By Mat Bradley-Tschirgi
Online security is more important now than ever. In early October 2017, Yahoo disclosed that all 3 billion of their user accounts had data stolen from hackers way back in 2013. The Identity Theft Resource Center reported that in 2015 over 177 million personal records were exposed through data security breaches. Even though you may think nobody would want to compromise your home computers, hackers think otherwise.
Here are a few practical steps to be proactive and shore up your home security. Feel free to make changes at your discretion, but if you’re in any doubt about how to accomplish any of these tips, please reach out to a trusted IT professional.
Windows 10 PCs comes with Windows Defender Antivirus, but its coverage may not be as complete as you would want. Macs come with no antivirus at all and, despite Apple’s marketing, are still vulnerable to viruses. Popular free antivirus for home use include AVG and Sophos. Installing an antivirus app is a must nowadays, regardless of what platform you work on. These run in the background and often don’t offer much of a hit on your system resources.
Technically, malware is a type of virus, but they are often more malicious. They can prevent you from logging into your own computer unless you pay a ransom, use your computer’s resources to mine cryptocurrencies, and other nasty surprises. Malware scanning apps offer good additional protection alongside your existing antivirus program. Just like antivirus programs, malware apps run in the background and aren’t system hogs. Both Bitdefender and Malwarebytes are good free options.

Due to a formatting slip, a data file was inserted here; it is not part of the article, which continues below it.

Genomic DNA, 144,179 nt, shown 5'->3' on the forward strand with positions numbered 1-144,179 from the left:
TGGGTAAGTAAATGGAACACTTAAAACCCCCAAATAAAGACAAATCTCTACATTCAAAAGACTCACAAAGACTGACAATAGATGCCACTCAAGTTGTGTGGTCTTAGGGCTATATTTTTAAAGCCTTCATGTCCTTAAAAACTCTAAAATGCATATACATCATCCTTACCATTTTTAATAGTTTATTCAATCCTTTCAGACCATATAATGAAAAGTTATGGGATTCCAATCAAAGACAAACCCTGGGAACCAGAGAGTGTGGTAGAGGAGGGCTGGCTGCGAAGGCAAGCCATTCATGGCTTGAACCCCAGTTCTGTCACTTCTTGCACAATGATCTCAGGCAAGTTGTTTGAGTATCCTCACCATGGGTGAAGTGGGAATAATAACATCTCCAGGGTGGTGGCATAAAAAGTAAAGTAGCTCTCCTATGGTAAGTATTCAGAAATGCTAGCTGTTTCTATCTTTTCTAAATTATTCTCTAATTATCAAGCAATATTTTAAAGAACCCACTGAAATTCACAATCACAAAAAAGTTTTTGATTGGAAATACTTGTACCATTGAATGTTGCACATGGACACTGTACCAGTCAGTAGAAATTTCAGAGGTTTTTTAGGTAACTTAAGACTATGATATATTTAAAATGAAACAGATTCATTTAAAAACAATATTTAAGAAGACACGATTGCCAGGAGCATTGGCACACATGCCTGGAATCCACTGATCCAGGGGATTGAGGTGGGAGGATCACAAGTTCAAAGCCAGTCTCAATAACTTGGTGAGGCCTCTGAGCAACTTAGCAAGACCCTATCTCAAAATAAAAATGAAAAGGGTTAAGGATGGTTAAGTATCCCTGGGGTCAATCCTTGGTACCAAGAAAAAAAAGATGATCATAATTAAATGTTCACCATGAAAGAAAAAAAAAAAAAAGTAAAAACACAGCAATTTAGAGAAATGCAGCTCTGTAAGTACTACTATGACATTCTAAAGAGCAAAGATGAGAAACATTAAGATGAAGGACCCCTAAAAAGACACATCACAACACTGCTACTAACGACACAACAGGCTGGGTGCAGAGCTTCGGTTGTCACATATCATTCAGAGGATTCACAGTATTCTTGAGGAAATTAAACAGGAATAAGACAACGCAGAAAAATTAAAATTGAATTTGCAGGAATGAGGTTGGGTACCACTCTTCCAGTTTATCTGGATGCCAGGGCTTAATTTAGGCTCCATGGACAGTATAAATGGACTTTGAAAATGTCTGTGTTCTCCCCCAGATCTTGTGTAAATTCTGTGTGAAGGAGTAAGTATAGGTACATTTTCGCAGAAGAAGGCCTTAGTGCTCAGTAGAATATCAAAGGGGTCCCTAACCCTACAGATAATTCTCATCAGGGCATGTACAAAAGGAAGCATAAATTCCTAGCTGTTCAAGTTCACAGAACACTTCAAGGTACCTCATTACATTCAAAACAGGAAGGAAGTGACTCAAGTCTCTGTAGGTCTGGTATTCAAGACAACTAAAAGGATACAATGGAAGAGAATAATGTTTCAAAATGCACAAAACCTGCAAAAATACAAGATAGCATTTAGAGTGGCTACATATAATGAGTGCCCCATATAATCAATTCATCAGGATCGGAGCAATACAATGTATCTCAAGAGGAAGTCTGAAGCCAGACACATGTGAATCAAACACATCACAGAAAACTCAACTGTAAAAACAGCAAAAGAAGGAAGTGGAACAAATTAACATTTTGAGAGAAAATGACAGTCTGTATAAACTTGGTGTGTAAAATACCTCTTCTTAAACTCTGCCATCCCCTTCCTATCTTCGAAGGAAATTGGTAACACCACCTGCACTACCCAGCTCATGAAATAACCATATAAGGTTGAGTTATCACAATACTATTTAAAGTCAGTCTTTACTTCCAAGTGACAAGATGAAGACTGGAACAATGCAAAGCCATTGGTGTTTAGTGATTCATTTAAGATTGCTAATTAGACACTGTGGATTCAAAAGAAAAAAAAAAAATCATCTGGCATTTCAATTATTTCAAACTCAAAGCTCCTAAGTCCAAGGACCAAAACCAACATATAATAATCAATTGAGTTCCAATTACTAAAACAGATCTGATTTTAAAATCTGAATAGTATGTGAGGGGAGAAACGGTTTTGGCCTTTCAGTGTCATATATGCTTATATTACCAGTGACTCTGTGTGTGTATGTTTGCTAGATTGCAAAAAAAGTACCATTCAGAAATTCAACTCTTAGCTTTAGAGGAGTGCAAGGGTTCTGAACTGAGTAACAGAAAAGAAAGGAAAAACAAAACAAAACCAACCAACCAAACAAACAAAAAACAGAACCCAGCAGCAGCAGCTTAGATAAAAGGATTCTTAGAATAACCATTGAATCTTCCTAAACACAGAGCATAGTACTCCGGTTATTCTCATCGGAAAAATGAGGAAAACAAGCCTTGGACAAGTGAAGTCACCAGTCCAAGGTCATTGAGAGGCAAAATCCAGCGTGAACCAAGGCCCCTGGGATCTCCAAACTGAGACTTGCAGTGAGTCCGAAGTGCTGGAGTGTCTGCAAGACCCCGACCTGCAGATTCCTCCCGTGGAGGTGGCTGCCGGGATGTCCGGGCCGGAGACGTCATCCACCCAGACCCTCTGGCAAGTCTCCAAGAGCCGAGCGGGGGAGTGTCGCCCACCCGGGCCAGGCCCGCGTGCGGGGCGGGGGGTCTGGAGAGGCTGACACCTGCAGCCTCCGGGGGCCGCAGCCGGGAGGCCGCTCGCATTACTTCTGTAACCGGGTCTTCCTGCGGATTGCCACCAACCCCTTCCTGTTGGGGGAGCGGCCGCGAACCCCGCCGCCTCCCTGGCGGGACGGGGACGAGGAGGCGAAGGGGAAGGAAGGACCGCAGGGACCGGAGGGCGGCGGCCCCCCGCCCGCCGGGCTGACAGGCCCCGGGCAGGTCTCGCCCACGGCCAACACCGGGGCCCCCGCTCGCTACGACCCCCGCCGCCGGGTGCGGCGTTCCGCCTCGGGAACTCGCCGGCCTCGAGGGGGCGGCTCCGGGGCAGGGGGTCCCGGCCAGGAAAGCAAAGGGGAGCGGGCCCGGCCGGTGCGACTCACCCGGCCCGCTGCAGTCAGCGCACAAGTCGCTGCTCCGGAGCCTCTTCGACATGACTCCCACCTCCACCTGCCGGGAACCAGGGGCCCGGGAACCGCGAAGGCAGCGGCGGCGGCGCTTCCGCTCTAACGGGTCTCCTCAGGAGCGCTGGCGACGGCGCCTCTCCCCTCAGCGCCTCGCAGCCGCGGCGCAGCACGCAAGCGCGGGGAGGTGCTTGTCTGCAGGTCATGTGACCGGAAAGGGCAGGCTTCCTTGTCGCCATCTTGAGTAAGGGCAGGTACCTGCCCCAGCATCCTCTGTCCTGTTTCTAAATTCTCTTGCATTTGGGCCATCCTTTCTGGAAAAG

Reset Your Admin Wi-Fi Router Password
Wireless devices are everywhere. It’s highly likely you have a Wi-Fi router at home, whether it’s supplied by your Internet Service Provider or one you’ve purchased yourself. Wi-Fi routers all come with a default Admin password that lets users take a deep dive and change some very powerful settings. Although it’s possible you’ll never have to use it, you want to keep the bad guys out by changing this Admin password from its default. Look at the help documentation for the model number of your router on how to do this. It can be tricky and, depending on your skill level, might require the help of an IT professional.
Tune Up Your Wi-Fi Router’s Firmware
After setting up your Admin Router Password as described above, log back in. Consult your help documentation for how to update your router. Benefits of updating your router firmware are better security, bug fixes, and faster downloads. You can do this wirelessly or via a wired connection to the router itself. It can take some time to apply the updates and your Internet connection will be down for a short while as the updates are applied. If your router is older it might not have any new updates available. If that’s the case, you don’t need to do anything.